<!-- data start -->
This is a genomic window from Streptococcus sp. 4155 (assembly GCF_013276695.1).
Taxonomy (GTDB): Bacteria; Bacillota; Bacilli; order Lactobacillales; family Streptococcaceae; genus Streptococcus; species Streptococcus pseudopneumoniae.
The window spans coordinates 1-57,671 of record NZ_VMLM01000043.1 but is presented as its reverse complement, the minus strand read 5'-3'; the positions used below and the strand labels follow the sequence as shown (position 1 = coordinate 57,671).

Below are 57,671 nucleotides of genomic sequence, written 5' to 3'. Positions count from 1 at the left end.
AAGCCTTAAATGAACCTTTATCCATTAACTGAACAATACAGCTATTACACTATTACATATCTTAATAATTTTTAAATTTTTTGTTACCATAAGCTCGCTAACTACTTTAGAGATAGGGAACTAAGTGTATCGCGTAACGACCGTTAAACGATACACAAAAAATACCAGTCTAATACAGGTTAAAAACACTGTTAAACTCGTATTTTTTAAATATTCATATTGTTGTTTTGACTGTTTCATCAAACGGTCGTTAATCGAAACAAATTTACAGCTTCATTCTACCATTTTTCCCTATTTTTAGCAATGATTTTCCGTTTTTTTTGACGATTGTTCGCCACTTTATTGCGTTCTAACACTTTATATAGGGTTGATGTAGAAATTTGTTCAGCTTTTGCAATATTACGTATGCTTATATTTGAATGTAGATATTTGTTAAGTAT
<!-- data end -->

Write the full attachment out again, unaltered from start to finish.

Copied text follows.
This is a genomic window from Streptococcus sp. 4155 (assembly GCF_013276695.1).
Taxonomy (GTDB): Bacteria; Bacillota; Bacilli; order Lactobacillales; family Streptococcaceae; genus Streptococcus; species Streptococcus pseudopneumoniae.
The window spans coordinates 1-57,671 of record NZ_VMLM01000043.1 but is presented as its reverse complement, the minus strand read 5'-3'; the positions used below and the strand labels follow the sequence as shown (position 1 = coordinate 57,671).

Below are 57,671 nucleotides of genomic sequence, written 5' to 3'. Positions count from 1 at the left end.
AAGCCTTAAATGAACCTTTATCCATTAACTGAACAATACAGCTATTACACTATTACATATCTTAATAATTTTTAAATTTTTTGTTACCATAAGCTCGCTAACTACTTTAGAGATAGGGAACTAAGTGTATCGCGTAACGACCGTTAAACGATACACAAAAAATACCAGTCTAATACAGGTTAAAAACACTGTTAAACTCGTATTTTTTAAATATTCATATTGTTGTTTTGACTGTTTCATCAAACGGTCGTTAATCGAAACAAATTTACAGCTTCATTCTACCATTTTTCCCTATTTTTAGCAATGATTTTCCGTTTTTTTTGACGATTGTTCGCCACTTTATTGCGTTCTAACACTTTATATAGGGTTGATGTAGAAATTTGTTCAGCTTTTGCAATATTACGTATGCTTATATTTGAATGTAGATATTTGTTAAGTAT